Big Dawgs and Heart Ache

I really want a dog. Really, really want a dog. A recent article on WMW reminded me of just how much. B and I have discussed it, of course, but it’s such a big commitment and obviously we won’t go ahead until we’re confident it’s the right choice for us. In many ways it’s the right time as I’m now writing full time and therefore around every day, and I know we’d offer a very happy home to any pooch, but it would also mean many restrictions to the life we currently lead. Sure, there are dog sitters and kennels, but these random weekends away wouldn’t be possible in the way they are now and would we really want to sacrifice those? Neither of us has parents around the corner who could take care of furry friends when we decide to go away, so even though we’d have the option of dog sitters, it would add a lot of costly logistics.

We’ve been considering a Cockapoo or a Labradoodle due to their good nature and intelligence, plus it would seem to me that it’d be better to have a smaller dog when you live in a city like London. We do have a huge garden, but we share it with three other flats and our mutt couldn’t have free access to it as such. Cockapoos and Labradoodles are still big enough and need enough exercise for it to be fine to take them jogging too, so on balance, they really do seem perfect. Plus they’re stupidly cute too.

However, if I could just choose my absolute dream dog, it’d be a Leonberger. Ideally just like the one my mum had, Puppy. Hands down the most wonderful animal ever and the whole family is still grieving his passing away just a year ago. When we’ve gone to Sweden since he’s gone, I still find it strange to open the front door and not be met by that huge nose pushing the door open, that huge furry lump the size of a pony. Never lived a more loving animal.

I remember once when Monkey would have been around two years old, if that. That age when jumping up and down on the spot is glorious fun. Puppy, as always, had parked himself close by, ever keeping a watchful eye on his flock and especially its smallest member, which at the time was Monkey. Monkey jumped away, bouncing around happily just inches from Puppy’s nose where he was lying on the floor. And of course, he ended up jumping ON Puppy. A little heel landed right on that huge nose. I’m absolutely convinced most other dogs would have momentarily lost control, gone with instinct and bit. Not Puppy. He just sighed and moved his head a little further from the bouncing Monkey.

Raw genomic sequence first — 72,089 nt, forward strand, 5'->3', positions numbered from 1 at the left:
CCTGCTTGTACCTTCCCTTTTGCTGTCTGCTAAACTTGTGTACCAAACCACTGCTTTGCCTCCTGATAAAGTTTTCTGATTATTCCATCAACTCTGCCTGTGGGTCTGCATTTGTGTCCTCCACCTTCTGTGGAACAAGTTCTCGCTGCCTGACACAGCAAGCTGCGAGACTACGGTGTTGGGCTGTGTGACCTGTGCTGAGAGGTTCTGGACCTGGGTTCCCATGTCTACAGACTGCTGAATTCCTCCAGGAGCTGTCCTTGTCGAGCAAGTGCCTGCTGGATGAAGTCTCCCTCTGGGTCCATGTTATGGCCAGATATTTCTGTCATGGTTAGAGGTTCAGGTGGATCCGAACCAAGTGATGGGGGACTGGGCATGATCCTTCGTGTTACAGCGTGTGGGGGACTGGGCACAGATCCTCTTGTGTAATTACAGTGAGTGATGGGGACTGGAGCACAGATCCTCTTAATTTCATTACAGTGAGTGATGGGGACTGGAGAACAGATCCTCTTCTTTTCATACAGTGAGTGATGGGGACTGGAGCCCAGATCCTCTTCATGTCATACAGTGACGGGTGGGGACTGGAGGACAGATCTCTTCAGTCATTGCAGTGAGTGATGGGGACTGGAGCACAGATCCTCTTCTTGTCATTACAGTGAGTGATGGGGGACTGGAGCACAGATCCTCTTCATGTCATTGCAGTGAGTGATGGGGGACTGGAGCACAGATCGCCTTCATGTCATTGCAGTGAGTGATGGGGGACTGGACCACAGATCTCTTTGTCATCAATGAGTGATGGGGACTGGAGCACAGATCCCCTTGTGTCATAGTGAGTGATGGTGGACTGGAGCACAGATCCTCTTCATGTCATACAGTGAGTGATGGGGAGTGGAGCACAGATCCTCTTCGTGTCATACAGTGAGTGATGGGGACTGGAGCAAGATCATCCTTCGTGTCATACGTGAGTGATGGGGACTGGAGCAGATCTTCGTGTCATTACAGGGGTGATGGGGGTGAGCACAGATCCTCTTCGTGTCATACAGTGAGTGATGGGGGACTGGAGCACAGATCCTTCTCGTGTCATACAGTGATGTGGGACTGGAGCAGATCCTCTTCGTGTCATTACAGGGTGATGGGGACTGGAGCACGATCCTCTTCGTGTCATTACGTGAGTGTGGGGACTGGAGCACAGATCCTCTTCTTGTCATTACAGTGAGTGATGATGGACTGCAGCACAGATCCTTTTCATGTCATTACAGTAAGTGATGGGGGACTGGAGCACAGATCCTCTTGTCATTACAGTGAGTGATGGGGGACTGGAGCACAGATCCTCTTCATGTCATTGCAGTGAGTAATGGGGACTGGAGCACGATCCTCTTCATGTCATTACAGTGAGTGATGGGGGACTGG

Sometimes Puppy would go and fetch a shoe. It only upset me the time when he came into the living room carrying one of my Armani wedge sandals. Any other time, it was just the cutest thing. He’d growl, wanting to play, pretending to be ever so dangerous and scary, but that big, bushy tail wagging enthusiastically gave him away every time. Silly, old fool. God, how I loved that dog. He was originally my sister-in-law M’s dog, but when my oldest nephew came along my mum offered to look after him. My brother D and M lived in a two-bed apartment at the time, and also had another two dogs (Chihuauas) as well as a couple of cats, so the living situation with a baby added to the mix became a little overwhelming.

It was meant to be a temporary thing, but along came more babies, and of course my mother had completely fallen in love with Puppy so he became hers. She’d grumble good naturedly, but it was plain to see that she was delighted with the bear she now got to keep. Her world came to revolve around that huge dog, and his world came to revolve around her too. Any time she went to visit us in London, usually for a long weekend, Puppy would go on hunger strike. I suppose animals don’t have the ability to understand that we’ll come back. Mum would call home to check all was OK, but mostly about Puppy, and every time she’d be told that he was totally miserable and didn’t touch his food in protest at her being gone.

Puppy wasn’t a pure bred Leonberger, he also had a bit of German Shepherd in him, which meant his head was less bear-like and he had a longer nose than a typical Leonberger. He was every bit as tall, but not as chunky. Having said that, we’re talking a HUGE DAWG here – he clocked in at 10 stone. That’s the kind of dog you’ll have a bit of trouble controlling if he decides to bolt. Sure enough, there was a little accident when exactly that happened. Out on a walk in winter on snowy and icy roads, my mum had Puppy on the leash and was absentmindedly looking away, not noticing that Puppy had caught sight of a deer on the other side of the road and had just broken into that boundless and powerful gallop of his – the leash was one of those that extends and when it had reached its full length, it send mum flying. Her shock reaction was to keep hold of it, which made her fly after Puppy for a second before she promptly landed face first on the cold ground. Broke two ribs, which she disguised for two days and went about her usual business until she was in so much agony she had to admit defeat.

Perhaps when we move out of London in the future, it’ll be a Leonberger I get. We shall see.

My favourite photo of him is this one, that my mum sent one autumn, of him majestically sitting there among the leaves – I look at it and my heart aches, I just want to go and throw my arms around him and bury my face in that furry neck.



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